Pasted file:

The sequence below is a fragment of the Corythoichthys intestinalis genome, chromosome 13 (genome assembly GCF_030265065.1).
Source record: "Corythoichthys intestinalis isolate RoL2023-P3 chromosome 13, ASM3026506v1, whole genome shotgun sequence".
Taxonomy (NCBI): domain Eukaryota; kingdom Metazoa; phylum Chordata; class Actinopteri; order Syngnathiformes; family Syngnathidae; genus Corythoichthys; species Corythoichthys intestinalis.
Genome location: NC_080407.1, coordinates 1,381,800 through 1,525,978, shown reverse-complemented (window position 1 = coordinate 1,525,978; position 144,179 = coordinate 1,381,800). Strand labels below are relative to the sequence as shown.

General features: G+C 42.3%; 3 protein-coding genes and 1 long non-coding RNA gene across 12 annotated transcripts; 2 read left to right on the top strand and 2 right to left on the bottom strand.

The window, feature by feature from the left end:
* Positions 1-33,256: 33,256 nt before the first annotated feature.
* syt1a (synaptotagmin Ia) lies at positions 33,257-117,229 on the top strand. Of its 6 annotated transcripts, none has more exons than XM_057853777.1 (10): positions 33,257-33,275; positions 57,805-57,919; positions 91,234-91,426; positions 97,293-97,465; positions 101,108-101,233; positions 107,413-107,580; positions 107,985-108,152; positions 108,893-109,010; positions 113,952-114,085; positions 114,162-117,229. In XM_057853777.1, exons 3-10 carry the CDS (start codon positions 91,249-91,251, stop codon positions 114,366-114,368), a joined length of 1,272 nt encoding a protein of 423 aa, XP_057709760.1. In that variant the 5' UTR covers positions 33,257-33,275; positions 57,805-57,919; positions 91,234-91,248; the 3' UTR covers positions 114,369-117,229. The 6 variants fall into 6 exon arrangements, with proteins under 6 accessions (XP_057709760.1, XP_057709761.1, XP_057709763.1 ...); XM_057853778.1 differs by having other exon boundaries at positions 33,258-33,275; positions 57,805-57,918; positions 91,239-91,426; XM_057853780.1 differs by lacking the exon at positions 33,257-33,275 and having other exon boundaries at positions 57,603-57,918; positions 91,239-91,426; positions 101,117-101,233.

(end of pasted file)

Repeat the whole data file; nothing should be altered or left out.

The sequence below is a fragment of the Corythoichthys intestinalis genome, chromosome 13 (genome assembly GCF_030265065.1).
Source record: "Corythoichthys intestinalis isolate RoL2023-P3 chromosome 13, ASM3026506v1, whole genome shotgun sequence".
Taxonomy (NCBI): domain Eukaryota; kingdom Metazoa; phylum Chordata; class Actinopteri; order Syngnathiformes; family Syngnathidae; genus Corythoichthys; species Corythoichthys intestinalis.
Genome location: NC_080407.1, coordinates 1,381,800 through 1,525,978, shown reverse-complemented (window position 1 = coordinate 1,525,978; position 144,179 = coordinate 1,381,800). Strand labels below are relative to the sequence as shown.

General features: G+C 42.3%; 3 protein-coding genes and 1 long non-coding RNA gene across 12 annotated transcripts; 2 read left to right on the top strand and 2 right to left on the bottom strand.

The window, feature by feature from the left end:
* Positions 1-33,256: 33,256 nt before the first annotated feature.
* syt1a (synaptotagmin Ia) lies at positions 33,257-117,229 on the top strand. Of its 6 annotated transcripts, none has more exons than XM_057853777.1 (10): positions 33,257-33,275; positions 57,805-57,919; positions 91,234-91,426; positions 97,293-97,465; positions 101,108-101,233; positions 107,413-107,580; positions 107,985-108,152; positions 108,893-109,010; positions 113,952-114,085; positions 114,162-117,229. In XM_057853777.1, exons 3-10 carry the CDS (start codon positions 91,249-91,251, stop codon positions 114,366-114,368), a joined length of 1,272 nt encoding a protein of 423 aa, XP_057709760.1. In that variant the 5' UTR covers positions 33,257-33,275; positions 57,805-57,919; positions 91,234-91,248; the 3' UTR covers positions 114,369-117,229. The 6 variants fall into 6 exon arrangements, with proteins under 6 accessions (XP_057709760.1, XP_057709761.1, XP_057709763.1 ...); XM_057853778.1 differs by having other exon boundaries at positions 33,258-33,275; positions 57,805-57,918; positions 91,239-91,426; XM_057853780.1 differs by lacking the exon at positions 33,257-33,275 and having other exon boundaries at positions 57,603-57,918; positions 91,239-91,426; positions 101,117-101,233.